Dear Editor:

 

Thanks for your recent front-page article on the fact that crime in Portland keeps happening whether we listen or not.

It’s no secret to anyone who pays attention to local and national news: there has been an erosion of trust in our police over the past few years. Ironically, so many of those who might verbally abuse our cops are the same people who day in and day out depend on them to keep our city safe.

With hundreds of officers retiring in the next few years and a national shortage of replacements, we must take responsibility for building trust in our police. After all, these are the people we ask to routinely face the aftermath of murders, suicides, shootings, robberies, drunk drivers and the rampant homelessness in our community — all while potentially putting their lives at risk.

Imagine two years from now; if we as a society have made it so undesirable to be an officer that there’s no one available to respond to emergencies.

This crisis is already unfolding at a national level and police departments across the country are not attracting applicants. New officers coming to Portland are arriving from out of state. Now is the time for us to show that we’re not just weird, but welcoming.

We can do this by inviting officers into our businesses, neighborhoods, homes and families.

We need families willing to help integrate dozens of new officers into the fabric of our community. You can make a difference today, and it’s easy. Just be yourself and be a friend.

Visit facetofacepdx.org for information on becoming a liaison family.

Aaron Kirk Douglas

 

Letter to the Editor:

I would like to bring to your attention proposed Oregon legislation SB 10.

It would mandate a change in the zoning laws to allow higher density: 45 to 75 units per acre (or app. five to nine units on a typical lot) for the entire area within ½ mile on either side of any bus service that runs at least every fifteen minutes during rush hours.

This would result in a huge swath of East Portland falling under this new high density requirement.

I believe it would be destructive of the numerous neighborhoods that make Portland so liveable.

I share the general concern about the need for more housing. However, it can be achieved without making all the neighborhoods into the same huge apartment development.

I see lots of four to six story apartments being built right now along major thoroughfares. This seems to me to be the way to bring higher density into our community, without destroying the unique quality of our individual neighborhoods.

Eric Roost

 

Dear Editor:

Neither Erik Matthews’ Letter to the Editor nor Midge Pierce’s article about the RNA mentioned the two Board votes at the June 2018 Election meeting that prompted the Grievance filed by thirty-four people.

(1) The vote to appoint to the Board the three unelected candidates immediately after the election results were announced, overruling the vote-count, and (2) the vote to rescind sending Bylaws amendments to members for vote, without providing the seven day Agenda notice required by the Bylaws.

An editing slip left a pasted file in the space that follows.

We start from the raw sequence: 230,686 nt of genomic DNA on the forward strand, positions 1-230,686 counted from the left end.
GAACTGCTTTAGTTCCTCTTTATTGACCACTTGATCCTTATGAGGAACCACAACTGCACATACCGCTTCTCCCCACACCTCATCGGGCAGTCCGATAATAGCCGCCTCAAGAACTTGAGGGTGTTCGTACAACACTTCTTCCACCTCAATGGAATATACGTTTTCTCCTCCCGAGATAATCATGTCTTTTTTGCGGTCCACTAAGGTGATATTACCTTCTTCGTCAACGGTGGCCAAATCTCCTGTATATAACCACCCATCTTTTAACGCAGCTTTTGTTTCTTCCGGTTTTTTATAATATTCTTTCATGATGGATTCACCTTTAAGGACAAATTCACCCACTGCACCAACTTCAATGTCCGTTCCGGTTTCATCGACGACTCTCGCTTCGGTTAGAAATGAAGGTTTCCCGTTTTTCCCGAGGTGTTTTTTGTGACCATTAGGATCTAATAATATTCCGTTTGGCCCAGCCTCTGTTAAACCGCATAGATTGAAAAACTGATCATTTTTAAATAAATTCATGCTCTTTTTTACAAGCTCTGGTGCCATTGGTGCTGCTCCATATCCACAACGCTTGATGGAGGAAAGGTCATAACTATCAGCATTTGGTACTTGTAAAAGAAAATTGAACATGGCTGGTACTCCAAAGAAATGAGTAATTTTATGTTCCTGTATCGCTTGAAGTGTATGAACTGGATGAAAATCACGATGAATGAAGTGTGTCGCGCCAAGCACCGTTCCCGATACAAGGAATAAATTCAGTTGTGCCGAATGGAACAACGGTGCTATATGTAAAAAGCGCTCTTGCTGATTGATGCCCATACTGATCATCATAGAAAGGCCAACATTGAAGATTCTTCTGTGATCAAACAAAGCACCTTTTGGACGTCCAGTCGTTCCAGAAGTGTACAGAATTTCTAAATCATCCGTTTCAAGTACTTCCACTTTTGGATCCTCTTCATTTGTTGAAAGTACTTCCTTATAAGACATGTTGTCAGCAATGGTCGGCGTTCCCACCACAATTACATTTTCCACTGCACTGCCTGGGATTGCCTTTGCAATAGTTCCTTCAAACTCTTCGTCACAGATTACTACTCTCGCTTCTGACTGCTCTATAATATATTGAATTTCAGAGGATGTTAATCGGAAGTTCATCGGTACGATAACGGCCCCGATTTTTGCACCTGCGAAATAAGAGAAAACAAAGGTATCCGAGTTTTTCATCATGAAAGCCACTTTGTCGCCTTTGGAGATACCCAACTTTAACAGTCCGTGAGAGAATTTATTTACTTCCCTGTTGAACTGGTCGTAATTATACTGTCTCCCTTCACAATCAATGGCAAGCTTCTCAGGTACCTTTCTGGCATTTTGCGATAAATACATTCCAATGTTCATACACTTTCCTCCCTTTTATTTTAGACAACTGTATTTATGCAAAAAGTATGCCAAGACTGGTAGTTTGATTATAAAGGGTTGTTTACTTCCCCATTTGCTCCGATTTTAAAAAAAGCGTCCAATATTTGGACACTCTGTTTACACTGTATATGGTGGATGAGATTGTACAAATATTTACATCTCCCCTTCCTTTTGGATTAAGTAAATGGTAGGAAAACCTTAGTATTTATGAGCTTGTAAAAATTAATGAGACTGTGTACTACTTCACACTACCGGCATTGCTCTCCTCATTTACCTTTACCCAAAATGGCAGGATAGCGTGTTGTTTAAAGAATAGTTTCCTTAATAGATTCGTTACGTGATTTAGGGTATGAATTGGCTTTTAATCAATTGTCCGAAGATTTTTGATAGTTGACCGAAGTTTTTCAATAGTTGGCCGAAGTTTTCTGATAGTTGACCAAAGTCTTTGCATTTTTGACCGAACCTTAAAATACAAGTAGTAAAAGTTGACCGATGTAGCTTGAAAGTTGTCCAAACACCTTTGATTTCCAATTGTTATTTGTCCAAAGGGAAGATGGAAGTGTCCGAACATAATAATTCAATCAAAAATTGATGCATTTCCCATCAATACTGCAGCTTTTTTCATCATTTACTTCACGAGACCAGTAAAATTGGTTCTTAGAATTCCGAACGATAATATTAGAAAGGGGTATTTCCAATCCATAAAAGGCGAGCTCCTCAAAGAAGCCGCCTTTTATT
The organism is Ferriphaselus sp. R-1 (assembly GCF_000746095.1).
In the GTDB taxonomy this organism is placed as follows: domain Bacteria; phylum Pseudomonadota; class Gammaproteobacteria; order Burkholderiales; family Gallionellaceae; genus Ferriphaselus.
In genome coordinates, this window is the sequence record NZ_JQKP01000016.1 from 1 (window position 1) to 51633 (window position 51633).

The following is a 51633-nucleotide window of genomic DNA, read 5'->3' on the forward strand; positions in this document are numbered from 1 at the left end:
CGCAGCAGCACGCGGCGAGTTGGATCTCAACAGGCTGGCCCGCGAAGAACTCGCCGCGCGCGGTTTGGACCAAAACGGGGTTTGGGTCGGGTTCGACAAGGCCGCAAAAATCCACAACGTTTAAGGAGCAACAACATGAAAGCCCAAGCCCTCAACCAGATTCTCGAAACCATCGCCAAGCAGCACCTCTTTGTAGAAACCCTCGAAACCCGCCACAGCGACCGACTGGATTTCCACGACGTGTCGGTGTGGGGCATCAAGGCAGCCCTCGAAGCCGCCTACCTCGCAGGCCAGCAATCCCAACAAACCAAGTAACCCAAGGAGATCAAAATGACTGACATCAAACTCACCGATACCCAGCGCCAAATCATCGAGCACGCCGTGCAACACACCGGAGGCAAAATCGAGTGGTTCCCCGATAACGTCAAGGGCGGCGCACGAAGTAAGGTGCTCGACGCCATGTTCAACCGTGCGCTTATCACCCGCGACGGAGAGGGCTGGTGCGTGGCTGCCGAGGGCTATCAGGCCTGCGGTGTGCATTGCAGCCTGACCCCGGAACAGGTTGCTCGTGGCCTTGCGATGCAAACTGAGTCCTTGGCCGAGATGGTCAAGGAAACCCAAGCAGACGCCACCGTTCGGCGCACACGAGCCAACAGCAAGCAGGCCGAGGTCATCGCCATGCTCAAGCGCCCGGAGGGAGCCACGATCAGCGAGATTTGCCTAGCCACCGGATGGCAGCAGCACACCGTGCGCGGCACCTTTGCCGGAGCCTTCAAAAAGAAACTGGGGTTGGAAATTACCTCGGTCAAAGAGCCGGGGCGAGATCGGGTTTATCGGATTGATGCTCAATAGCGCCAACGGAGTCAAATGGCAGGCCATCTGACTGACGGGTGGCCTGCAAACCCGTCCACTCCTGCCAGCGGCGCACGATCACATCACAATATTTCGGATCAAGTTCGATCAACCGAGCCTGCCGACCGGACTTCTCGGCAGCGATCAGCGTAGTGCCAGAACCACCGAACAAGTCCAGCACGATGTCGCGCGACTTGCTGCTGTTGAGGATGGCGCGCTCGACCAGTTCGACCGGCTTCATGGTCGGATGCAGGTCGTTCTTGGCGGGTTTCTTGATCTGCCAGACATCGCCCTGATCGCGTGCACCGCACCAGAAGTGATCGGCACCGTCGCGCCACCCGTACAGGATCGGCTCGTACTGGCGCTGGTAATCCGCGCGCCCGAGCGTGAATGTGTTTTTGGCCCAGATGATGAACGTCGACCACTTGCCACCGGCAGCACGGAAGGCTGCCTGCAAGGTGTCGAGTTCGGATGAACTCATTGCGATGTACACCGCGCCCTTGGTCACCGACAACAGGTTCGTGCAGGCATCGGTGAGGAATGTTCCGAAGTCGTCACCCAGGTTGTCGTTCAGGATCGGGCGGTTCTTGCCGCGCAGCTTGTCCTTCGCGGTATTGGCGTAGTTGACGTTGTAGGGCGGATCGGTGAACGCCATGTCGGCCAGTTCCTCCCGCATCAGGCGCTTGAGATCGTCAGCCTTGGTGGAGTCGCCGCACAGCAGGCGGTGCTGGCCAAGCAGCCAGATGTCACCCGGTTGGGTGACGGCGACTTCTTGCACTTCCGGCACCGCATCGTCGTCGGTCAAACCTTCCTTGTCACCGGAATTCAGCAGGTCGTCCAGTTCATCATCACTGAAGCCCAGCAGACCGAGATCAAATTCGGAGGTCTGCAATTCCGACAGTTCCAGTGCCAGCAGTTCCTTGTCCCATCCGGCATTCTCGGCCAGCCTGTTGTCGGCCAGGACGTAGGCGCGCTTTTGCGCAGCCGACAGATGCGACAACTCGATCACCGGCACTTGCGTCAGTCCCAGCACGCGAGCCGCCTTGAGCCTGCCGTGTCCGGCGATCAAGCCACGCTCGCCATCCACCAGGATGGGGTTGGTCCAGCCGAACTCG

The Board basically disenfranchised the Members in the 2018 election cycle.

Grievances are allowed by the Bylaws and the city’s Standards governing neighborhood associations – they are the only way members can enforce the Bylaws and Open Meetings rules.

Matthews and Pierce also failed to mention that the SE Uplift Board found that there was a “clear violation” by the former Chair of the “Open Meeting Rules per ONI Standards, RNA Bylaws, and the RNA Code of Ethics as outlined in the Grievance Complaint” on the vote to rescind the Bylaws vote.

However, SEUL ruled (based on three factual errors) that the Grievants were not harmed by the cancellation of their right to amend the Bylaws.  The Grievants appealed that ruling and SEUL’s failure to address several grievance issues.

The Appeal, which links to the underlying Grievance, is at bit.ly/2YlYpbp.

Contrary to Matthews’ characterization, RNA meetings the past eight months have not been contentious or hostile, Board Members have not been harassed or threatened – the audio of those meetings on the RNA website will bear that out.

The RNA is now past the two grievances and the Recall is moot. The Board can work to prevent the problems that led to the two grievances.

The board should receive Open Meetings training and enact Best Practices to help avoid Open Meetings violations.

If someone asserts that a vote would violate the Bylaws or Open Meetings rules, the vote should be set over to a later meeting. The grievances could have been avoided if the votes were set over to a later meeting for further discussion and the community given proper notice of the issues.

The Board Member communicating a vote to the city must communicate that vote accurately without changing the Board’s vote.

RNA should refrain from taking a position on contentious issues, especially divisive land use issues, which necessarily picks winners and losers.

Voting on such issues is contrary to its mission to “provide a forum to develop neighborhood cohesiveness and improve livability by coordinating neighborhood projects, disseminating information and promoting active involvement in neighborhood activities.”

Allen Fields